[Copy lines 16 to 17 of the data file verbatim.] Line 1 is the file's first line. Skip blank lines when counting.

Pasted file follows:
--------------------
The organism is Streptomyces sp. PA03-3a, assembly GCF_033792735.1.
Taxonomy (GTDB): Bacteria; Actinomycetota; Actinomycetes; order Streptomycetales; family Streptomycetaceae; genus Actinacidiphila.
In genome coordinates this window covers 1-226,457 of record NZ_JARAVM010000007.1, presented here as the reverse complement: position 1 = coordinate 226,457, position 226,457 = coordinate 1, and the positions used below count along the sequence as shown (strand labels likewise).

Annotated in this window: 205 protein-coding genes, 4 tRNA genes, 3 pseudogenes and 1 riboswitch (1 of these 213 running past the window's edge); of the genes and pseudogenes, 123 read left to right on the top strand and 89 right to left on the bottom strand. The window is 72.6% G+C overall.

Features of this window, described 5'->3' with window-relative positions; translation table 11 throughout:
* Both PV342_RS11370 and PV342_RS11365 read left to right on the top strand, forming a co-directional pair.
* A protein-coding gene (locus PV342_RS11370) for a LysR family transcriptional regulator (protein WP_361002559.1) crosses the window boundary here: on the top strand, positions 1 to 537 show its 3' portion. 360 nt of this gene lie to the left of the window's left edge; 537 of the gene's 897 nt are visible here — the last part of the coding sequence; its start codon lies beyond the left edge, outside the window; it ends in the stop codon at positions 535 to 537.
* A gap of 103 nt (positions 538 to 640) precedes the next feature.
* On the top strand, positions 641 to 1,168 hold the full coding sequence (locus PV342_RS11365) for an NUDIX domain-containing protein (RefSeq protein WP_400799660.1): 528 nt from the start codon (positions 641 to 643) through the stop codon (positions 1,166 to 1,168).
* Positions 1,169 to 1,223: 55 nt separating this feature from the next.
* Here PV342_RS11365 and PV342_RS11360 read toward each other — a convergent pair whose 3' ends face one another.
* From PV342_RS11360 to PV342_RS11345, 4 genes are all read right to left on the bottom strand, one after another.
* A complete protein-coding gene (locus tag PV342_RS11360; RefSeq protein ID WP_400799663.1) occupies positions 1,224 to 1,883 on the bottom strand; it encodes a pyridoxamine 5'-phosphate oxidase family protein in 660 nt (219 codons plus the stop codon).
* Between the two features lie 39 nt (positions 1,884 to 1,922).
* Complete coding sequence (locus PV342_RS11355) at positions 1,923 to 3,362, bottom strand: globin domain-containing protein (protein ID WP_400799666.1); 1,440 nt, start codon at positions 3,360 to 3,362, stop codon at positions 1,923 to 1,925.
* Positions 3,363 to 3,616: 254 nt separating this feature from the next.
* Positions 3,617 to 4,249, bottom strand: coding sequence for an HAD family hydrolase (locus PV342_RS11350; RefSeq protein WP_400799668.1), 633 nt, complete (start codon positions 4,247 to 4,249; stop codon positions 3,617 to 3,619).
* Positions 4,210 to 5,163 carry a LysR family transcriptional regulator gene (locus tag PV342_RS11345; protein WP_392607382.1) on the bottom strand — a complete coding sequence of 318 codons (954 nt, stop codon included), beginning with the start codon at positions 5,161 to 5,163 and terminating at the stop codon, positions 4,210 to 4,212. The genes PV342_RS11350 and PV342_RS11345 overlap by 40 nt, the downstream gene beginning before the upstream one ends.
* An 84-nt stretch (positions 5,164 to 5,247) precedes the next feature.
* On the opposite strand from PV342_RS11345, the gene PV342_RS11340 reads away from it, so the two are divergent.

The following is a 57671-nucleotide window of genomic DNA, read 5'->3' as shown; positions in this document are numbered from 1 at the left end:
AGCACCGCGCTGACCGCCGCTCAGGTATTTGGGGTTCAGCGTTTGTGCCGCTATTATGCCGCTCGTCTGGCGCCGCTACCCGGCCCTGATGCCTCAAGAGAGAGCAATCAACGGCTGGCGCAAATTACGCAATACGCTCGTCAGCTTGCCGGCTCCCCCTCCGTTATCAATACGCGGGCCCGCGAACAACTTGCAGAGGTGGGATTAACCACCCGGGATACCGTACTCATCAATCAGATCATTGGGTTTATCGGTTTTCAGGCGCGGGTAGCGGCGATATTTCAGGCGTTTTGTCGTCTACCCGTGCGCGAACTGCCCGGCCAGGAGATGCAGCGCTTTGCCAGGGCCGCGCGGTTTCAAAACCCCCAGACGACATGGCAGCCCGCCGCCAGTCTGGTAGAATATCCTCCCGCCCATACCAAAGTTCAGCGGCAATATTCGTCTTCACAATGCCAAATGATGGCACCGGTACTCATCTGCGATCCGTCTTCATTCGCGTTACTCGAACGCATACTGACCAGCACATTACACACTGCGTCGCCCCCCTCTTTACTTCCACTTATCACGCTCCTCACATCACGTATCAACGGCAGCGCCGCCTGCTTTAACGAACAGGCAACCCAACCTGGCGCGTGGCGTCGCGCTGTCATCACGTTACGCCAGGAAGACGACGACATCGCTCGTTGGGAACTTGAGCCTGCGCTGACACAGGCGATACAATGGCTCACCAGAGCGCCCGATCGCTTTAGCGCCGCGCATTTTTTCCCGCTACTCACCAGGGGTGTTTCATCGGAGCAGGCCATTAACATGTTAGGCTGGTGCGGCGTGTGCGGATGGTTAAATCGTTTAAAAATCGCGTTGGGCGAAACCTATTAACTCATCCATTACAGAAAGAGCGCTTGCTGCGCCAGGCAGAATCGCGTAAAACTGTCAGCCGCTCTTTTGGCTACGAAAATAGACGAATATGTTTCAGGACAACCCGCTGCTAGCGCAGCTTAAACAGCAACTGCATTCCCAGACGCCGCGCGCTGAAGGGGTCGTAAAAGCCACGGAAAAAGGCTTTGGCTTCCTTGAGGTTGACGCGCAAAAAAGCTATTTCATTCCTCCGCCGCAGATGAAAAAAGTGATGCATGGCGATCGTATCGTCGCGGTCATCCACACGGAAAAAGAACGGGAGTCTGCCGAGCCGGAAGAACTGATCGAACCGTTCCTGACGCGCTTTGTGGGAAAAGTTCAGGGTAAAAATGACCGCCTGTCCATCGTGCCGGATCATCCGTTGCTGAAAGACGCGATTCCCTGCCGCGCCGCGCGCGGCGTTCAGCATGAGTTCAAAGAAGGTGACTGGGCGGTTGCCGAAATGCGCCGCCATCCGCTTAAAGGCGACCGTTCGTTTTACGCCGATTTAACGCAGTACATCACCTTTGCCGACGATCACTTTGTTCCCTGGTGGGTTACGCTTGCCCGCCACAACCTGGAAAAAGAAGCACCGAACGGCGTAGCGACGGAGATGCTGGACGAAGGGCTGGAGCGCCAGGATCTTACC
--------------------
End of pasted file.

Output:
* Positions 3,363 to 3,616: 254 nt separating this feature from the next.
* Positions 3,617 to 4,249, bottom strand: coding sequence for an HAD family hydrolase (locus PV342_RS11350; RefSeq protein WP_400799668.1), 633 nt, complete (start codon positions 4,247 to 4,249; stop codon positions 3,617 to 3,619).